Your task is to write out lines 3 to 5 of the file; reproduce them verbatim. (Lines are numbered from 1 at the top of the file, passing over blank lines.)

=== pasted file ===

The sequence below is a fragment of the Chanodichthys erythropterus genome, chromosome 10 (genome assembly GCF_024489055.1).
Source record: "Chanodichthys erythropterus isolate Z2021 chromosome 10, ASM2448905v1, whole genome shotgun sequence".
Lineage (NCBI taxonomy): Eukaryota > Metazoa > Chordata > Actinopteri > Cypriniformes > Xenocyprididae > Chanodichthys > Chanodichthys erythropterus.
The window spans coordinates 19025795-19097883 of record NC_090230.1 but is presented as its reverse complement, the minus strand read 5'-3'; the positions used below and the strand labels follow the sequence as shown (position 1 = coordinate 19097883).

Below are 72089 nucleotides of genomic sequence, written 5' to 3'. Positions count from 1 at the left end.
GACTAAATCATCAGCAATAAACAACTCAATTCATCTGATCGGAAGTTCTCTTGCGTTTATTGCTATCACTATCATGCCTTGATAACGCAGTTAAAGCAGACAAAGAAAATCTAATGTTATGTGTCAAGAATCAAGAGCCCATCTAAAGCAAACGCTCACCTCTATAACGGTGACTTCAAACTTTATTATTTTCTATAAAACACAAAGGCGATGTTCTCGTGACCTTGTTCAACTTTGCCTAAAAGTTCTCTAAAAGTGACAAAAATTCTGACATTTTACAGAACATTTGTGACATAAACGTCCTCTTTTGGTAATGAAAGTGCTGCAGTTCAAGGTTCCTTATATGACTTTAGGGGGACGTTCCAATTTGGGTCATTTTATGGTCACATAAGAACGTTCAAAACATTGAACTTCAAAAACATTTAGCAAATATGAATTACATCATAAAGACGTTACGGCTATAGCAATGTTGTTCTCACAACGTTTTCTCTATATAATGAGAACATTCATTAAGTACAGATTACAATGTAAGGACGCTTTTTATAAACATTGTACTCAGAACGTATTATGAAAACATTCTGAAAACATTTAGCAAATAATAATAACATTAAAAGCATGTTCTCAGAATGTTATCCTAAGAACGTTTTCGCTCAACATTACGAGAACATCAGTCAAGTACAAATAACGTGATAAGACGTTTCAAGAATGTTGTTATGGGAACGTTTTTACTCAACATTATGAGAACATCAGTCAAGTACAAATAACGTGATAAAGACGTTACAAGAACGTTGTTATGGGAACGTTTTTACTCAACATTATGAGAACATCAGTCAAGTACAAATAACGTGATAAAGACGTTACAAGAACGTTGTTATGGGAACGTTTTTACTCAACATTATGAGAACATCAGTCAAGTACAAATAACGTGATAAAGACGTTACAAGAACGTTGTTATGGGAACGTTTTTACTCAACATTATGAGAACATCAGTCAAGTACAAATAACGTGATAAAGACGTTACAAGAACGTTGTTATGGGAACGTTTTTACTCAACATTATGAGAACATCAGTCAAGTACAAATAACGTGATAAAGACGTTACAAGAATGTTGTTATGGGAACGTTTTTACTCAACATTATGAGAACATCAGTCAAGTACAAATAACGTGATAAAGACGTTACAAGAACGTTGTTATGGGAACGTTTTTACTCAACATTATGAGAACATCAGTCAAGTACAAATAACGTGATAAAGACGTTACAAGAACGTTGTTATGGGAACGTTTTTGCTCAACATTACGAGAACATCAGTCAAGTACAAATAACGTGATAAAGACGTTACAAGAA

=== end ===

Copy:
Lineage (NCBI taxonomy): Eukaryota > Metazoa > Chordata > Actinopteri > Cypriniformes > Xenocyprididae > Chanodichthys > Chanodichthys erythropterus.
The window spans coordinates 19025795-19097883 of record NC_090230.1 but is presented as its reverse complement, the minus strand read 5'-3'; the positions used below and the strand labels follow the sequence as shown (position 1 = coordinate 19097883).

Below are 72089 nucleotides of genomic sequence, written 5' to 3'. Positions count from 1 at the left end.